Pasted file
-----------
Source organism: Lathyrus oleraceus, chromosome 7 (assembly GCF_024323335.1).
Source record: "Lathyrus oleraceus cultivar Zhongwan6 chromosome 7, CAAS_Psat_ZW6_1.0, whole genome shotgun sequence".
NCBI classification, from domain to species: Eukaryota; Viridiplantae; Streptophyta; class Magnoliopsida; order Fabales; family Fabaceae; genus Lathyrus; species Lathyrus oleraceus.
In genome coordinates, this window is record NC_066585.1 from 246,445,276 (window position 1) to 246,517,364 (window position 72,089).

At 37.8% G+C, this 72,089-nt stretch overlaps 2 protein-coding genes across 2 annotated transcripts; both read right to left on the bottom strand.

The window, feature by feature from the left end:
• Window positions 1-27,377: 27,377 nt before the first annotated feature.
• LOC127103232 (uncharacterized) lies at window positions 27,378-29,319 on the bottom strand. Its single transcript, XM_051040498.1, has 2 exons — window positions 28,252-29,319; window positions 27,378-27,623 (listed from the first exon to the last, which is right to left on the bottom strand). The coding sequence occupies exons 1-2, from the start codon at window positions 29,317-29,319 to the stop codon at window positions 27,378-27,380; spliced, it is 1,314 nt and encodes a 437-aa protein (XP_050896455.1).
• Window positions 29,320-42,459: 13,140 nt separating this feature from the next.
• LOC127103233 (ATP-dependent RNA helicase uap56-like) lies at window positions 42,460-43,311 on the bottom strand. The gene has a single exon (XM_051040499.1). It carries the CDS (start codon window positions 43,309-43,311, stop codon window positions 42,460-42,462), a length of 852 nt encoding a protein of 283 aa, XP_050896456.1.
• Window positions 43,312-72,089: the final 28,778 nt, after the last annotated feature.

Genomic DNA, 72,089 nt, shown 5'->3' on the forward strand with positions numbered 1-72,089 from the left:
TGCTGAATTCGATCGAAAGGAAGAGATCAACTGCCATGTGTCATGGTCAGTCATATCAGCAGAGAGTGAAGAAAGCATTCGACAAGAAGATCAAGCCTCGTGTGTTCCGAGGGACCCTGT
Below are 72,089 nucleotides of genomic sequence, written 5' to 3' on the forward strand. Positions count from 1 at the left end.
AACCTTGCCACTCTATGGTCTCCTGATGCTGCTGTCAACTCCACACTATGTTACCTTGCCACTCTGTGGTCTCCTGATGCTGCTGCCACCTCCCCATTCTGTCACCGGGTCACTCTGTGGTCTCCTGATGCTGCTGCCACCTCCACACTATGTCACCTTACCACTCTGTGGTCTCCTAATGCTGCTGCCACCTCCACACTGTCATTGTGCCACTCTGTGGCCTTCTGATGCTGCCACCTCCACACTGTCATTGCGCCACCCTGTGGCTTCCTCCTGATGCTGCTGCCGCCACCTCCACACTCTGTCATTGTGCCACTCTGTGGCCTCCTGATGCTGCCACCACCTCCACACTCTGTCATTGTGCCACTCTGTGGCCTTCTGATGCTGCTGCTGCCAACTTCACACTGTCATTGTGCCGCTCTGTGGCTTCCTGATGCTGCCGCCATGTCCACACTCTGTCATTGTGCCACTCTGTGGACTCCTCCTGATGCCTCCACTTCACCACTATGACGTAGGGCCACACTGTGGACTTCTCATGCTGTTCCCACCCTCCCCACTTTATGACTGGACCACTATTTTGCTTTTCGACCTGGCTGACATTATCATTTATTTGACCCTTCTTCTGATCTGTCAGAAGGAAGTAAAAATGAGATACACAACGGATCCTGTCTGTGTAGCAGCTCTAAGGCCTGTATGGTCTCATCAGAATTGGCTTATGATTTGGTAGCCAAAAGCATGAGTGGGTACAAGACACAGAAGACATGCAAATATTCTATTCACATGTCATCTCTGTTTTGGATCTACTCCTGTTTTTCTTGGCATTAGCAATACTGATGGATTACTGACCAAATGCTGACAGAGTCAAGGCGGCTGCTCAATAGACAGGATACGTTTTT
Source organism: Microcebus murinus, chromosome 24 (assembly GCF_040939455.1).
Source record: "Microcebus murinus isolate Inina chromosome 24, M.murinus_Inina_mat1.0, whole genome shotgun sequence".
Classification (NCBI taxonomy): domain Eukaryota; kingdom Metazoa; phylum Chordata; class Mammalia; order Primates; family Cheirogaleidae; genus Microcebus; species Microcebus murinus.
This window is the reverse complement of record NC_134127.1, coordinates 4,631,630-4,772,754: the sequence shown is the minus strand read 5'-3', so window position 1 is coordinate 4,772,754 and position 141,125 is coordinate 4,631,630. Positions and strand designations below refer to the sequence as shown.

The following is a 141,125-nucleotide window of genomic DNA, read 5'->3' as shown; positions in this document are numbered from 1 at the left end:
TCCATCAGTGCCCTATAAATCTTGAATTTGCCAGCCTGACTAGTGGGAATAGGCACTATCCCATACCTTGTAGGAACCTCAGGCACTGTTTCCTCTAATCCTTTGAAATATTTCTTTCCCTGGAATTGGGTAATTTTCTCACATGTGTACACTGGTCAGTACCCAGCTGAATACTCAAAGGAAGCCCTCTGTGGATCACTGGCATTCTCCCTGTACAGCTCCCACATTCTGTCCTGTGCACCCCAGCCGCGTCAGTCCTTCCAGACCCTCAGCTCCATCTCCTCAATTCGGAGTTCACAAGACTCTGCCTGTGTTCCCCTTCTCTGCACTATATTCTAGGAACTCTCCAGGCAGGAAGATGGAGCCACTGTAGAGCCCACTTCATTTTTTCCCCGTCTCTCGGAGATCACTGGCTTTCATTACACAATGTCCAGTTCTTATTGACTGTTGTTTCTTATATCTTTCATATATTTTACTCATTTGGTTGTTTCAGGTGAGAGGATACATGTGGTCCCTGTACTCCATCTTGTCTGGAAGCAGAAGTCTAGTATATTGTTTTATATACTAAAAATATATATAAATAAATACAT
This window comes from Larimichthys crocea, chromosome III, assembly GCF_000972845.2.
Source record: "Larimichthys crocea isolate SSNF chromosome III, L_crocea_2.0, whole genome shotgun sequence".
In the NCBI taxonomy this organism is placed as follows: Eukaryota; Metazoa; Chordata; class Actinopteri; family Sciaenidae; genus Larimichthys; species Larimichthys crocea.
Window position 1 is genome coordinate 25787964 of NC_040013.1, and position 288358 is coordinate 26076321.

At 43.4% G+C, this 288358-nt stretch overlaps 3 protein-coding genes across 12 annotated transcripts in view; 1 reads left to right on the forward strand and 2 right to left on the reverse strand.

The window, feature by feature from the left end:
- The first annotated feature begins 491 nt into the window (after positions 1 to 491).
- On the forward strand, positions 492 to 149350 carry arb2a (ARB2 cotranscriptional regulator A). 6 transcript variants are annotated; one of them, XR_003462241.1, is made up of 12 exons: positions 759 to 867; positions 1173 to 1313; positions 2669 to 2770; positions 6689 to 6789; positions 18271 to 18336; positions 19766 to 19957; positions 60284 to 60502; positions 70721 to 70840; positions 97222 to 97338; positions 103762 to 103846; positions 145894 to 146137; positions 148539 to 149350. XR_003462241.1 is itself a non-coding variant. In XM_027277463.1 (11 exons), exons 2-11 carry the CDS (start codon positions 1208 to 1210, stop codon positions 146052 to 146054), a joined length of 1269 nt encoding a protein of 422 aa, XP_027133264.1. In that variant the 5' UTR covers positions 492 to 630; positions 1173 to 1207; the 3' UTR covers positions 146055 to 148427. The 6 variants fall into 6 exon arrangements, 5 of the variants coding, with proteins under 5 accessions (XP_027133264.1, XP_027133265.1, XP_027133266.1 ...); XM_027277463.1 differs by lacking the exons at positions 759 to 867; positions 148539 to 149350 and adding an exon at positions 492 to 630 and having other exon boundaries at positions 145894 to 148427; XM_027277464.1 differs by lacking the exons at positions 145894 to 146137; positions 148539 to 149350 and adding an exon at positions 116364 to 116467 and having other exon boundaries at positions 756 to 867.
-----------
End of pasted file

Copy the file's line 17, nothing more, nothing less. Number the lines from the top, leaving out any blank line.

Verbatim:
Source record: "Microcebus murinus isolate Inina chromosome 24, M.murinus_Inina_mat1.0, whole genome shotgun sequence".